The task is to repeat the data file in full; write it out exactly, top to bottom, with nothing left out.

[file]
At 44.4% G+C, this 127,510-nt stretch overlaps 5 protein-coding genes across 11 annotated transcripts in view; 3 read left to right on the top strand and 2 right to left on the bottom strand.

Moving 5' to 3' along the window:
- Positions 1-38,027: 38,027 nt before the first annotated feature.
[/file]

At 44.4% G+C, this 127,510-nt stretch overlaps 5 protein-coding genes across 11 annotated transcripts in view; 3 read left to right on the top strand and 2 right to left on the bottom strand.

Moving 5' to 3' along the window:
- Positions 1-38,027: 38,027 nt before the first annotated feature.